Tags: history

e. st v. millay

On Fiction

This season of Crazy Ex-Girlfriend is just ... not working for me? I think the problem is that everyone has become way too well-adjusted - what made this show fun over the first three seasons is that just about every character was some level of mess, and Rebecca of course made terrible decisions that drove the plot. The songs were incisive and satirical, and they're still kind of satirical but definitely don't feel like they're poking as hard. I want to see everyone end up happy and well-adjusted, but like I want them to get there in the last few episodes, not just a couple of episodes into the last season.

Also, New Greg. New Greg was a BAD idea. Combining his self-improvement (which is again something one wants to see so the character can be happy, but also removes the dark, self-loathing edge that made him interesting) with a super bland-looking/sounding actor is just ... they shouldn't have brought him back! I wanted them to be together when he left in S2, but I've emotionally moved on, so just let this unmanned ship float out into the Arctic ice, okay? Nathaniel is the man now.

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I meant to write a whole bunch of Yuletide treats (since I missed the signup window), and of course I have failed. :( I have one started but I will likely not get to finish it in time. Maybe tomorrow I can really pull out all the stops and get it done? It's a really cool prompt ... at least maybe I can do it as a Madness short.

"People are going to complain about Joyce thoughtlessly!!! writing on Walky's shirt," I thought, and sure enough.

Some more answers:
When did American women begin to wear stockings and when did they switch to tights. Is there any evidence as to why?
What's the difference between an heir apparent and heir presumptive?
A bit on Jewish communities in the Catskills to round out the answers we got to a question about rich people summering
A stereotypical item of medieval women's clothing is a very tall conical hat with a wisp of gauzy cloth attached to the top. How long was this actually fashionable for?
In Lady And The Tramp, there is a line from Lady's neighbors that boils down to 'one of us has to marry her to preserve her honor' after she's been hanging around Tramp too long. Was this mindset ever widespread in the U.S. (the movie's set in 1911)?
When Isabella and Ferdinand joined the houses of Castile and Aragon, they ruled as practically equals. Was it unusual for a queen to wield such political power and influence in 15th Century Europe; and what did contemporaries write about the extent of Isabella’s power and influence over Spain?

It's been a busy week.

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e. st v. millay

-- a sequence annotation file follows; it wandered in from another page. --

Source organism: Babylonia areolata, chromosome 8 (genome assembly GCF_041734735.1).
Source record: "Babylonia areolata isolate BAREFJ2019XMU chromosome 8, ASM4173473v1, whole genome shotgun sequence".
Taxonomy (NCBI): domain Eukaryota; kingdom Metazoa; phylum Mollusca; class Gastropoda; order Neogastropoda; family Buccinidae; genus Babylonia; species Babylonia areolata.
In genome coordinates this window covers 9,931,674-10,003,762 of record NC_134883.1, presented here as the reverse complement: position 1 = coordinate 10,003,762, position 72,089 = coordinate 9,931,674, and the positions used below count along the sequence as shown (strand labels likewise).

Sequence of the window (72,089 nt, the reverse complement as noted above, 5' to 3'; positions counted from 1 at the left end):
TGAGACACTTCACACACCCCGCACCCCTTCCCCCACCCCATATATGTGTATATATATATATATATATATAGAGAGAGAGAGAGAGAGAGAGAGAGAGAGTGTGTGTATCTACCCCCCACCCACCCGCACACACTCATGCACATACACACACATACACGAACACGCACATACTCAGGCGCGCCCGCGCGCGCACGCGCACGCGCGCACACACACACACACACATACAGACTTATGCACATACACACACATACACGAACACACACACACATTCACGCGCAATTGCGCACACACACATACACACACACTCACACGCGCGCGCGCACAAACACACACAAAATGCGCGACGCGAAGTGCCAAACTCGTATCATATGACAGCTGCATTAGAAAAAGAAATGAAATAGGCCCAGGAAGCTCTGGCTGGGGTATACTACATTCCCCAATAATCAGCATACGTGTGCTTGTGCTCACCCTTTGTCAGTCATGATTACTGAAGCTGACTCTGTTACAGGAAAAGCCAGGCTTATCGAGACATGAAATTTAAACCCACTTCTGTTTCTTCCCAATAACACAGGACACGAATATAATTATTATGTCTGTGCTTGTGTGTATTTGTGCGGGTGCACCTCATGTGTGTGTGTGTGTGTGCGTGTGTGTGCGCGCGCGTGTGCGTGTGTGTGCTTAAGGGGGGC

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I wore my frumpy dress today and it looked pretty good! It's a bit tight in the chest (and shoulders, and upper arms - I should not have taken so much in at the shoulder seam), and it does need a petticoat because the fabric's so thin. So I cut out the pieces for one from a thrift-store sheet this evening. That's it, I did enough sewing for one day. Basically sewing. Sewing prep.

A deer's been coming back to the field behind my building, and today she has a TINY FAWN with her! They mowed most of the field, so they were sticking to the edge of the tall grass and then went in it. Someone just did a firework and she ran off across the mowed section to the woods, leaving the baby. I guess drawing off a potential predator? Come back, deer, your baby is scared. :(

I found a pin in my bra yesterday. Inside the cup, pointing up, with the tip sunk into the foam. Gave me kind of a shock to realize it had been there all day.

Original post: http://chocolatepot.dreamwidth.org/848357.html - comment wherever you please.
e. st v. millay

History

I was thinking about (obsessing over) my feelings on death, life, time, history last night, and it occurred to me that probably the reason I got into history in the first place is that I started having this anxiety when I was little. Because if you think that much about how quickly time moves, it's natural to be interested in history.

The local Delhi paper or some kind of newsletter published a picture of my stepfather, his father, my step-brother, and his son, Wyatt, with the caption that Wyatt is the 9th generation of the family in that area, the first moving there in the late 18th century. Which blows my mind, because that means that if Will had had a similar picture taken when he was a newborn (in the ... mid 1920s, I think?), the great-grandfather in that would have been the original Gideon's grandson.